The latest example of a movie that didn't need to be remade for television (and scarcely needed to be made in the first place) is Norman Rosemont's dull, bland and mummified production of "Little Lord Fauntleroy," at 9 tonight on Channel 9, Rosemont specializes in launching big empty balloons made from the scraps of old movies that in turn were based on old books; he raids the public domain like a fatty stampeding an icebox.
Rosemont's windbaggy past includes TV versions of "The Count of Monte Cristo," "Les Miserables" (which had already been a movie not just once but twice), "Miracle on 34th Street" and "Captains Courageous." In only one case, last year's "All Quiet on the Western Front," was the Rosemont edition in any way comparable to the Hollywood original.
"Little Lord Fauntleroy" was never much to begin with, but Freddie Bartholomew, the child star of the '30s, certainly stood head and shoulders above icky Ricky Schroder (of "The Champ," another remake), who plays the hero of the new CBS version. Schroder is one of those Tinsel Town tykes who could bring out the misanthrope in anybody. In ageboy blond tresses, and twinkling to beat the band, he looks a lot like a young Doris Day.
Alec Guinness, so disarmingly world weary in "Tinker, Tailor, Soldier, Spy" on PBS earlier this season, doesn't have to do much but stand around in his role as the boy's wealthy British grandfather. In fact, for the first half of the film, Sir Alec doesn't even have to stand. Grandfather conveniently enough suffers from the gout, and this gives Guinness the chance to deliver most of his lines from a chair or a carriage.
But when Little Lord Fauntleroy is brought over from America to claim his British title and live in a mammoth castle, Gramps' gout clears up pretty quickly. In fact, everything clears up. Even a smelly old ditch in the poor section of the local village is filled in. Schroder runs around banishing the glums and comforting codgers the way Shirley Temple did in the '30s, but darn it, Shirley could sing and dance. That kid had talent.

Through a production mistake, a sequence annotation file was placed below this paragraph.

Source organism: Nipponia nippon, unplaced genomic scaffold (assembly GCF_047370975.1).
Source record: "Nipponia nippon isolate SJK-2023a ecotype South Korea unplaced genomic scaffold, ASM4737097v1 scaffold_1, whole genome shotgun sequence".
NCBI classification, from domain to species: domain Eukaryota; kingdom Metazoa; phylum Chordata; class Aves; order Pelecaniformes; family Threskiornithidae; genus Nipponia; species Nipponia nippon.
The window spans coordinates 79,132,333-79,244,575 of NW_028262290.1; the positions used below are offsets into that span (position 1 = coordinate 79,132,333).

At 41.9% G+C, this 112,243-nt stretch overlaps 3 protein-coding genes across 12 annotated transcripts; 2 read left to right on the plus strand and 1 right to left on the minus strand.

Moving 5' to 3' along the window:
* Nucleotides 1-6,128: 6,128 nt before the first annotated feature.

American viewers who saw the Thames Television import "The Naked Civil Servant" will find it hard to believe that the same director who made that snappy, inventive film, Jack Gold, also directed "Fauntleroy" in a manner so stodgy and stiff that the people in the cast barely seem capable of human movement. When Guinness says to one of his servants, "Well, shall we get on with it, Havisham?" you wish the director would take heed and follow the advice.
Perhaps Gold's working philosophy was, "Why bother exerting myself? This is only for American telly."
Children might get some mild hoots from the film, since it shows a little boy taken from a grubby tenement in 19th-century New York and plopped into lavish affluence. He not only gets a roomful of toys but every kid's wish, a pony, as well. How odd then that CBS scheduled the program for 9 p.m. in the East and West (8 in the Midwest) when the tinier tots who might be impressed will be hard pressed to stay up.
The disturbing thing is the utter absence of narrative oomph or even the merest hint of style in most of these Rosemont zombies -- and in most TV movies, for that matter. Fiction is being stripped all resonance and made as primitive as stick-drawing. People become so accustomed to this kind of skeletal entertainment that they reject distinctive stylistic flourishes in theatrical movies as well. Everything is starting to look and sound like everything else.